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ATHENS, Feb 14 2008 (IPS) - Norway has suspended a system of referring migrants in the country back to Greece for determination of their status.
Normally asylum claims in a European member state should be assessed in the country through which applicants appear to have entered the EU.
Authorities in the first country where applicants come in contact with authorities must register their data under the Dublin II regulation. It becomes that country’s responsibility to assess their status thereafter.
Dublin II that was agreed in 2003 replaced the Dublin Convention that came into force in 1997. One of the principal aims of the new convention was to prevent applications in multiple member states and to reduce the number of “orbiting” asylum seekers shuttling from one state to another.
The new agreement has been widely criticised by human rights activists as a device to raise the walls of ‘Fortress Europe’ and for developed states to reduce their responsibilities at the expense of the border states.
Unaware of the new provision, many migrants travel deeper into Europe after they are rejected under a strict policy in Greece.
Now Norway’s Immigration Appeal Board (IAB) has suspended application of the regulation, based on “the latest information about the possible violations of the rights of asylum seekers in Greece, and on the basis of the need for more information about the conditions of the asylum seekers in this country.”
The Norwegian decision means that the IAB will not make any judgment in asylum cases that would mean that an applicant can be sent back to Greece.
“As for the asylum seekers whose claims have been rejected by the Immigration Appeal Board, and who are supposed to return to Greece according to the Dublin II regulation, their obligation to leave Norway is until further notice suspended,” the IAB said.
“This is a temporary decision aiming to win time for the authorities to gather more information in order to assess the situation in Greece,” Knut-Are Okstad, Chargé d’Affaires of the Norwegian embassy in Athens told IPS.
“We are trying with other Nordic embassies to organise a fact finding field trip, and have already asked the assistance of Greek authorities. We understand that Greece is facing a big challenge as a transit country, and we are all interested in seeing how they deal with the issue.”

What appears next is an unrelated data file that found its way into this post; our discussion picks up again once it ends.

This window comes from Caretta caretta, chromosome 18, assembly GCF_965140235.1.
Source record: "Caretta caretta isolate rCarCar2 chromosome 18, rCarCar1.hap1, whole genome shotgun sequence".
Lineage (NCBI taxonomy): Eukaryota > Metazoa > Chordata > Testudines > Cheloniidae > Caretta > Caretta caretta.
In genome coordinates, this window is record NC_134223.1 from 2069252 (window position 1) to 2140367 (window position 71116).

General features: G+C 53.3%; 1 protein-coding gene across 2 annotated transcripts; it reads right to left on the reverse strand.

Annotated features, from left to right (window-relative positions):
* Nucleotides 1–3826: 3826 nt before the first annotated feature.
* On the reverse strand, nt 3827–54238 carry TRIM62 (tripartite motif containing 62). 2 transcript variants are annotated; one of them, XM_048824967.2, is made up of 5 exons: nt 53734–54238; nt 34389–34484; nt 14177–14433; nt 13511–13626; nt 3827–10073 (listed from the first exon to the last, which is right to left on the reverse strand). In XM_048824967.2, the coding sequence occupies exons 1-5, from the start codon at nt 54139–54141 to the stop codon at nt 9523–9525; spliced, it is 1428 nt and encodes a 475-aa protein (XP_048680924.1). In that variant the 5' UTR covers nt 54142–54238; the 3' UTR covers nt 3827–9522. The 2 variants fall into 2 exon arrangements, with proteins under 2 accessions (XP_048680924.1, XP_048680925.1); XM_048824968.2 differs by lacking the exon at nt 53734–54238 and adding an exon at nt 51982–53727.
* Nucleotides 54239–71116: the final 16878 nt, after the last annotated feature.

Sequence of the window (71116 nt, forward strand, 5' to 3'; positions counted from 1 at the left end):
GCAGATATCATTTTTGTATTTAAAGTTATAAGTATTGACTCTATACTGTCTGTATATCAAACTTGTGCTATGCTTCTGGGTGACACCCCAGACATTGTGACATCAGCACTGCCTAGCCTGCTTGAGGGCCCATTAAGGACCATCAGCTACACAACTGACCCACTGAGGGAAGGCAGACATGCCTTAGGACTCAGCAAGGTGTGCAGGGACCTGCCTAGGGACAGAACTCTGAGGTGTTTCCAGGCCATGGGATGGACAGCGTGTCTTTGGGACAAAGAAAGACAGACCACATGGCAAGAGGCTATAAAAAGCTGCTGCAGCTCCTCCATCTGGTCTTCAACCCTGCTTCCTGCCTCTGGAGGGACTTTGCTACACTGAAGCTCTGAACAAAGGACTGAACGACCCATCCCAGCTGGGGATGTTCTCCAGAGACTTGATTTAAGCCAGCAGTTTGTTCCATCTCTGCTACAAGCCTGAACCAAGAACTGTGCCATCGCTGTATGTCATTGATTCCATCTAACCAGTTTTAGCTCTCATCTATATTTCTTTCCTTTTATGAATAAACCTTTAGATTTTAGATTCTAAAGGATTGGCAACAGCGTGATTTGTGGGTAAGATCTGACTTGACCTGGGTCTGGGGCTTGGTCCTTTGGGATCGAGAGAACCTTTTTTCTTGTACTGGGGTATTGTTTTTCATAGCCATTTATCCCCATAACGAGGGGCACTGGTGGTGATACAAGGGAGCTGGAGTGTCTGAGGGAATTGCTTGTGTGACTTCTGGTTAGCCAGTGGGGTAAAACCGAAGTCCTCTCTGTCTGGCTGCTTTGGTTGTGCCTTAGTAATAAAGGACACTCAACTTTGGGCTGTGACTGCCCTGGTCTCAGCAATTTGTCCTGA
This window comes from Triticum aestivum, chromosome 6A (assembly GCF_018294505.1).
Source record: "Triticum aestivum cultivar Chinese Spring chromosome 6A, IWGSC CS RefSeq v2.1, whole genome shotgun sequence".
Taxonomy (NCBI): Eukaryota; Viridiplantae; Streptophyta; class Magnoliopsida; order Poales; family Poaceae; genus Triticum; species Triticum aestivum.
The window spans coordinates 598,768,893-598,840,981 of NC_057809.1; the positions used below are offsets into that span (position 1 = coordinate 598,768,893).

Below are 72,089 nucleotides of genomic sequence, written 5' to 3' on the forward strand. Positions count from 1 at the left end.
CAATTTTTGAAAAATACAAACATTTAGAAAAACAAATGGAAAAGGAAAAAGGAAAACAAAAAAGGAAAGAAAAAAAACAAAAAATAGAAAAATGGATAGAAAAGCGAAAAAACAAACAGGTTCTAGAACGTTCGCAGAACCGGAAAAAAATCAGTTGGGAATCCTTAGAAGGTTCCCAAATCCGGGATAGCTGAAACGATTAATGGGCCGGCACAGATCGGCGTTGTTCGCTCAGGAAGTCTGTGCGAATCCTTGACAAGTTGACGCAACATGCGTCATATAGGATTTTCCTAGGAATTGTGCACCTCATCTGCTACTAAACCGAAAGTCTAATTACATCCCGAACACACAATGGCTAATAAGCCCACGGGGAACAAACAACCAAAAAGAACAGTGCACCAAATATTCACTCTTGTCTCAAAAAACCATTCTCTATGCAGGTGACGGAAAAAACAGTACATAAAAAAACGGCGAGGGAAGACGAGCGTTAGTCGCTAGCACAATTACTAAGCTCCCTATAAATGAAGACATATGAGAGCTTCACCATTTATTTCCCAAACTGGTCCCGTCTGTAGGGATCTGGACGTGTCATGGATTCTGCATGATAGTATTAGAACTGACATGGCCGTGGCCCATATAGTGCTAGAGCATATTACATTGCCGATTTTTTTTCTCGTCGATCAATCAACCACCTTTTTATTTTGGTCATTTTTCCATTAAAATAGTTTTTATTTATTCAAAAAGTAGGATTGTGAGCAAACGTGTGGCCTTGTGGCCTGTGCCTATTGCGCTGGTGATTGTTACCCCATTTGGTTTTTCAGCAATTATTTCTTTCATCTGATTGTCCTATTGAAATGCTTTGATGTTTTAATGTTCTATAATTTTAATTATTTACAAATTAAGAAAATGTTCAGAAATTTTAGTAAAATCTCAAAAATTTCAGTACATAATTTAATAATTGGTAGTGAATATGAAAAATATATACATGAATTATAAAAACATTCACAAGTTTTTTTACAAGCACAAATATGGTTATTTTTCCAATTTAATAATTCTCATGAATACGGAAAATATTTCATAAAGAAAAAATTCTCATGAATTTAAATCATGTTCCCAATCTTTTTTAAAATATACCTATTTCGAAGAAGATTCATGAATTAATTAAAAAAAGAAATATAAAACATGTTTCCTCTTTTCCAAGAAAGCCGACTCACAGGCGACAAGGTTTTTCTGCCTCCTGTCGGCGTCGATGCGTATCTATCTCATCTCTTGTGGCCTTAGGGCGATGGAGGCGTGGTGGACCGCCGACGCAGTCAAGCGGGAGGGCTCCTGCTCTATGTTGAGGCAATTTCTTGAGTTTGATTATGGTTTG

The decision was based on information provided Jan. 18 by the independent groups, the Norwegian Helsinki Committee (NHC) and the Norwegian Organisation for Asylum Seekers (NOAS). It is valid until new information about the situation is gathered.
The organisations pointed to grave concerns expressed by the UN High Commissioner for Refugees (UNHCR) about the Greek practice of sending Iraqi refugees back to Turkey. According to the UNHCR, Turkey frequently deports the refugees back to Iraq, where they risk persecution.
Sixteen Greek NGOs had denounced this practice in a joint public statement in September 2006.
Concern has also risen over the practice of Greek immigration authorities of partially interrupting the process of a claim (interrupted claims) in the event that the applicant travels outside Greece. This implies that asylum seekers who are later transferred back to Greece many not have their case processed properly.
Greece has the lowest percentage of granting asylum claims in Europe, around two percent. It also issues only a very limited number of residence permits on humanitarian grounds.
According to the independent rights group Greek Helsinki Monitor (GHM), only 0.5 percent of the rejected asylum claimants have been granted residence permits in Greece on humanitarian grounds. The European average for successful asylum claims is over 20 percent.
Consequently, Greece rejects many asylum claims that would lead to refugee or protection status in Norway.
The Norwegian organisations also point to serious irregularities in Greece in receiving asylum seekers and refugees, and of the denial of access to legal procedures.
“Norway’s decision is a first warning to Greece to fully revise its asylum review procedures and respect the human rights of the applicants,” Panayote Dimitras of the GHM told IPS, “lest other Dublin II countries follow Norway especially after the damning Council of Europe’s Committee for the Prevention of Torture (CPT) report released on the same day.”
The CPT report, published Feb. 7, underlines the inhuman detention conditions and the impunity enjoyed by officials who misuse their authority. “Persons deprived of their liberty by law enforcement officials in Greece run a real risk of being ill-treated,” says the report. “Until the ministry of public order recognises the seriousness of the risk of ill-treatment to persons apprehended by law enforcement officials, it will not be possible to effectively combat this phenomenon in Greece.”
A report published in October 2007 by the German organization Pro Asyl and the Lawyers Group for the Rights of Migrants and Refugees in Greece exposed how Greece systematically violates human rights by turning away refugees at the border. It says they face arrest and torture by the Greek coastal guard.
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